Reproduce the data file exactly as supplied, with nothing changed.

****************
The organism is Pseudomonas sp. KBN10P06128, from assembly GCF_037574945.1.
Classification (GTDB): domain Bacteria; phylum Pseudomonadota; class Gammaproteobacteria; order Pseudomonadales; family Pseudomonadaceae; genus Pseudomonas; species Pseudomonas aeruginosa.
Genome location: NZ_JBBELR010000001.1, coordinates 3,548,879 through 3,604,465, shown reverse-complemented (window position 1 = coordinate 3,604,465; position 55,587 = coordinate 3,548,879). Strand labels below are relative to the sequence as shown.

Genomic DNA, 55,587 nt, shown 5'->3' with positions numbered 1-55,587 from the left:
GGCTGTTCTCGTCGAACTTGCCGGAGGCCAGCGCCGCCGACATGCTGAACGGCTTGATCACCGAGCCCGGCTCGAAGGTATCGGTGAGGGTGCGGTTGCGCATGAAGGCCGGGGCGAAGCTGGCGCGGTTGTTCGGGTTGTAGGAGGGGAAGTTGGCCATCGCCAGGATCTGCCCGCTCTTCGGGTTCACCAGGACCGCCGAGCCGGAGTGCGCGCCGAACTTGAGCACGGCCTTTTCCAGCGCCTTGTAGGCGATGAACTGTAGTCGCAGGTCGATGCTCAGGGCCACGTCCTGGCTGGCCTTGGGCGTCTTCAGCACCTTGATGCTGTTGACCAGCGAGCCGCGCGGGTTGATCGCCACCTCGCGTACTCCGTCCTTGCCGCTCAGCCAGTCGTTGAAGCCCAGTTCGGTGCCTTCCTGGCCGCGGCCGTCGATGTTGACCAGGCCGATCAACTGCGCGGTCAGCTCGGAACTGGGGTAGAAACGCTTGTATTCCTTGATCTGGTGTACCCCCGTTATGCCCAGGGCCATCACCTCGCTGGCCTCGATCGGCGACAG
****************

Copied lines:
The organism is Pseudomonas sp. KBN10P06128, from assembly GCF_037574945.1.
Classification (GTDB): domain Bacteria; phylum Pseudomonadota; class Gammaproteobacteria; order Pseudomonadales; family Pseudomonadaceae; genus Pseudomonas; species Pseudomonas aeruginosa.
Genome location: NZ_JBBELR010000001.1, coordinates 3,548,879 through 3,604,465, shown reverse-complemented (window position 1 = coordinate 3,604,465; position 55,587 = coordinate 3,548,879). Strand labels below are relative to the sequence as shown.

Genomic DNA, 55,587 nt, shown 5'->3' with positions numbered 1-55,587 from the left:
GGCTGTTCTCGTCGAACTTGCCGGAGGCCAGCGCCGCCGACATGCTGAACGGCTTGATCACCGAGCCCGGCTCGAAGGTATCGGTGAGGGTGCGGTTGCGCATGAAGGCCGGGGCGAAGCTGGCGCGGTTGTTCGGGTTGTAGGAGGGGAAGTTGGCCATCGCCAGGATCTGCCCGCTCTTCGGGTTCACCAGGACCGCCGAGCCGGAGTGCGCGCCGAACTTGAGCACGGCCTTTTCCAGCGCCTTGTAGGCGATGAACTGTAGTCGCAGGTCGATGCTCAGGGCCACGTCCTGGCTGGCCTTGGGCGTCTTCAGCACCTTGATGCTGTTGACCAGCGAGCCGCGCGGGTTGATCGCCACCTCGCGTACTCCGTCCTTGCCGCTCAGCCAGTCGTTGAAGCCCAGTTCGGTGCCTTCCTGGCCGCGGCCGTCGATGTTGACCAGGCCGATCAACTGCGCGGTCAGCTCGGAACTGGGGTAGAAACGCTTGTATTCCTTGATCTGGTGTACCCCCGTTATGCCCAGGGCCATCACCTCGCTGGCCTCGATCGGCGACAG